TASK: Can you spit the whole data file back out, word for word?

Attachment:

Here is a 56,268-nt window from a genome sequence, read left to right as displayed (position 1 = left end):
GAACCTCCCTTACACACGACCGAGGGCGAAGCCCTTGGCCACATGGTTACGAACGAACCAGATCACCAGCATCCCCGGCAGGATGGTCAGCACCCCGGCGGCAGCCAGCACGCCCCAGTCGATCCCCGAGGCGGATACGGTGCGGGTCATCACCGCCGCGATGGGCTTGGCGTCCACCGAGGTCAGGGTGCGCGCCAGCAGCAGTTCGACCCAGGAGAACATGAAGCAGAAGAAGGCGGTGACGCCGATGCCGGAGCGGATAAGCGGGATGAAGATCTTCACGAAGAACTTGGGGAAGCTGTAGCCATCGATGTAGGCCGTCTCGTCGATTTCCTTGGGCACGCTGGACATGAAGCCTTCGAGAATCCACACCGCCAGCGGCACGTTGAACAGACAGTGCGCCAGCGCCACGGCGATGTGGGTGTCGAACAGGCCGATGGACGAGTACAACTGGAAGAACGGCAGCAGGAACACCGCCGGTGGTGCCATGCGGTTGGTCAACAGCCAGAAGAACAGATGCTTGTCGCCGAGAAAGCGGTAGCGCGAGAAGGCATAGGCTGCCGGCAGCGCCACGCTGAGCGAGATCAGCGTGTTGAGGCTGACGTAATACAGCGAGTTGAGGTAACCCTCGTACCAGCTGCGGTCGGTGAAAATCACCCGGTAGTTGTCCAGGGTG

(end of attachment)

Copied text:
Here is a 56,268-nt window from a genome sequence, read left to right as displayed (position 1 = left end):
GAACCTCCCTTACACACGACCGAGGGCGAAGCCCTTGGCCACATGGTTACGAACGAACCAGATCACCAGCATCCCCGGCAGGATGGTCAGCACCCCGGCGGCAGCCAGCACGCCCCAGTCGATCCCCGAGGCGGATACGGTGCGGGTCATCACCGCCGCGATGGGCTTGGCGTCCACCGAGGTCAGGGTGCGCGCCAGCAGCAGTTCGACCCAGGAGAACATGAAGCAGAAGAAGGCGGTGACGCCGATGCCGGAGCGGATAAGCGGGATGAAGATCTTCACGAAGAACTTGGGGAAGCTGTAGCCATCGATGTAGGCCGTCTCGTCGATTTCCTTGGGCACGCTGGACATGAAGCCTTCGAGAATCCACACCGCCAGCGGCACGTTGAACAGACAGTGCGCCAGCGCCACGGCGATGTGGGTGTCGAACAGGCCGATGGACGAGTACAACTGGAAGAACGGCAGCAGGAACACCGCCGGTGGTGCCATGCGGTTGGTCAACAGCCAGAAGAACAGATGCTTGTCGCCGAGAAAGCGGTAGCGCGAGAAGGCATAGGCTGCCGGCAGCGCCACGCTGAGCGAGATCAGCGTGTTGAGGCTGACGTAATACAGCGAGTTGAGGTAACCCTCGTACCAGCTGCGGTCGGTGAAAATCACCCGGTAGTTGTCCAGGGTG